Communications Strategy Webinar: The Transcript

Communications Strategy Webinar: The Transcript

For those of you who missed our October webinar, “Creating Strategic Communication Strategies that Work,” don’t despair!

You can read and download the event’s full transcript below.


We’d also like to take this opportunity to thank Eric Wingerter, Chief Communications Officer at the Kapor Center, for spending this hour with us and dropping plenty of knowledge on how organizations can create the best communications strategy available.

If you have any follow-up questions for Eric, please feel free to submit them below and he’d be happy to have a look and provide you with more insights.


For now, here are some of our event’s main highlights!

What are some of the main challenges faced by organizations when developing a communications strategy?

Eric Wingerter: “We call it communications strategy for a reason. It may sound simple but you really have to think strategically. That means, before you start jumping in, it's really important to understand what your end goal is and really have an understanding of who your audience is. And if you're not sure on either of those things, you just need to do a little bit of research and figure it out, the same way you would do market research in a business. And then your tactics are the different channels of communication, your different messages, but they're always in service of your goals. So you're working backwards like you would in a campaign.”

What are some of the common mistakes made by individuals or organizations when they're communicating with others?

Eric Wingerter: “Giving people too much is a problem. In your world, you deal with very complex technical tax law and…you are often very comfortable in long run-on sentences and very complex technical language. Know that most people aren't… So figure out how to distill complex things into efficient and clear messaging. Sometimes we call it the English-to-English translation… I suggest running your messaging by somebody who is not in your world. And if they have a lot of questions or they do not understand what you're talking about, then you need to refine it and say it in ways that make sense, simply and sustainably.”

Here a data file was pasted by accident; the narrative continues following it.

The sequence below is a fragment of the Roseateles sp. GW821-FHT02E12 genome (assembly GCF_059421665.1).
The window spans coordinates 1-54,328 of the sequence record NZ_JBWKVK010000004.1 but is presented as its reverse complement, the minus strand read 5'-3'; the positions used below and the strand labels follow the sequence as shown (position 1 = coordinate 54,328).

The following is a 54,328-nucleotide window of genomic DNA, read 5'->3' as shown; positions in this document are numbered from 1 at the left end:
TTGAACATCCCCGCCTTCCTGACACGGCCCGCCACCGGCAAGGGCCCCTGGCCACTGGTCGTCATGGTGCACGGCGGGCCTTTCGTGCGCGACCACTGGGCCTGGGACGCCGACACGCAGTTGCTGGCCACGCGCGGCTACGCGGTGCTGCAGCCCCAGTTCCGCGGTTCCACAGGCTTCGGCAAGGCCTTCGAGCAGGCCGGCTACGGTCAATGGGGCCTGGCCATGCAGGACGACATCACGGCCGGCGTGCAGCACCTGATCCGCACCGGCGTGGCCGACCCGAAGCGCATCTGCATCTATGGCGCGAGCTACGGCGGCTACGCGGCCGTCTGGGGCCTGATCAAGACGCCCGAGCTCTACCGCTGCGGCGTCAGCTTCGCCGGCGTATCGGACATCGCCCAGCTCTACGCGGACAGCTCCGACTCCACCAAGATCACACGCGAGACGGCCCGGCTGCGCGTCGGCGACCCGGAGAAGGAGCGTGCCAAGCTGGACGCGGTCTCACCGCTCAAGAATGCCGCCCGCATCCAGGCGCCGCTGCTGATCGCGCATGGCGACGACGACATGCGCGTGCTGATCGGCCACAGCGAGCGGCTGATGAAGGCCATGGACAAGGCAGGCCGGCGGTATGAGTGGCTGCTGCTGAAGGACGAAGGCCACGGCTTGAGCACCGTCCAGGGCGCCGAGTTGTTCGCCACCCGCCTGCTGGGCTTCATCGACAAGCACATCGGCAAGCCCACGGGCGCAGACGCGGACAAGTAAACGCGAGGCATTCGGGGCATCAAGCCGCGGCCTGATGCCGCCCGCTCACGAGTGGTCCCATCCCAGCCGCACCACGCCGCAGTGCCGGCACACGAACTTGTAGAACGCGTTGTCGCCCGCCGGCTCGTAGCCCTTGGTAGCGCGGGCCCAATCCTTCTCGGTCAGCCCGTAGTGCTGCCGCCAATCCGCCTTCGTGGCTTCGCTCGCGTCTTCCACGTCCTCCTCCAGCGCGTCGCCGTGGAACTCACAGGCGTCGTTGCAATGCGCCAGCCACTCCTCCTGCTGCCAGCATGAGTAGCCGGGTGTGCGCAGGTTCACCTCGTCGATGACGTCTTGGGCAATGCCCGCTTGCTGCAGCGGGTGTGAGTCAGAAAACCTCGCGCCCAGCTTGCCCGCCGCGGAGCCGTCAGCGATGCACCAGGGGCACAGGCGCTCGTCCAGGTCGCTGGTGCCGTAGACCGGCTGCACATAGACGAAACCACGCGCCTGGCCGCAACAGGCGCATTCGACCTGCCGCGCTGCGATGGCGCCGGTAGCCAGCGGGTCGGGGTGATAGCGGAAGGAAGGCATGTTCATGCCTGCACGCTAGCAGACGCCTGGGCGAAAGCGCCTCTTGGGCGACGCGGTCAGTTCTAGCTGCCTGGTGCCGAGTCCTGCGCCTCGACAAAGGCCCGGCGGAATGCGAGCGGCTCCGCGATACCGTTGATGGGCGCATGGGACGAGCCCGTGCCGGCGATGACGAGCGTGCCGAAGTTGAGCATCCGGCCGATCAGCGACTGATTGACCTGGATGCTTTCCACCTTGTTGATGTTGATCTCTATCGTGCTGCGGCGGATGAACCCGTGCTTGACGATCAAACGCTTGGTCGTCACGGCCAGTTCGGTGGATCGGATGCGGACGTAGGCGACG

“We have a concept in English that we call an elevator pitch. And that means if you're on an elevator going up three floors, you have like 45 seconds that you're going to be interacting with somebody and they say, “What do you do?” You need to be able to have a 45 second answer to that.”

What's the best way to get your message across? How can you craft a message that breaks through? What sort of tools you can use to actually get this done?

Eric Wingerter: “Start off by being human… In terms of thinking strategically, always put your goals first. When it comes to messaging and really creating something that resonates, you keep those goals in mind but you really have to deeply understand your audience: What moves them? Are they going to respond?”

“If we're talking about finance, for example, money motivates people for different reasons. It's not just greed. There are their families, they’re concerned about putting their kids into college, and they want stability and security. What is actually motivating people? And then your messages come from that. Again, the messages have to be short, clear, understandable, free of jargon, but they fundamentally have to be human.”

What would your tips be to people who are not very strong networkers, how can they improve? What are good tips for better networking?

Eric Wingerter: “A couple of things. If you're going in a group, get out of the protective bubble of your group. I think it is really easy in a reception where you don't know a lot of people to just stand next to your work colleague and talk all night. Make sure that you are physically separated because then you're approachable. It feels really awkward for people to stand in a public space like that by yourself. But know that that is exactly what receptions were designed to do. You are supposed to be approachable.”

“The other thing too is…to do a little research before they go [to a conference]. Who is going to be there? It may be that some of your LinkedIn contacts are going to be there. And that's a really good opportunity to reach out to them ahead of time and say, “Hey, can we get coffee while we're there? Can we get a drink?” And often those people will be there with their group. And that's a good time for you to be breaking off into a group that's not your group because then you can build those organic relationships.”

“I would also just advise not to force yourself to continue to be in long drawn out conversations or repeated coffees with somebody that you don't like naturally… These are real human relationships and I think that it's important that they be treated as such and not like “What can I get out of it” kind of thing.”

How should organizations tackle multicultural and multigenerational differences?

Eric Wingerter: “The best way to tackle these things is to have diversity on your team. You need to have young and old. You need to have, wherever you are in the world, representation from key constituencies on your team. Because in the US context, you can get 100 white Stanford educated dudes in a room talking about how to connect with women or talking about how to connect with African-American customers, and they're never going to come up with the answer because they don't have the lived experience to know how to build those connections. So all the research has shown that diverse companies are strong companies because they could collectively understand all of their market.”

Plenty more useful insights into how to build a strong communications strategy found in the full transcript HERE.

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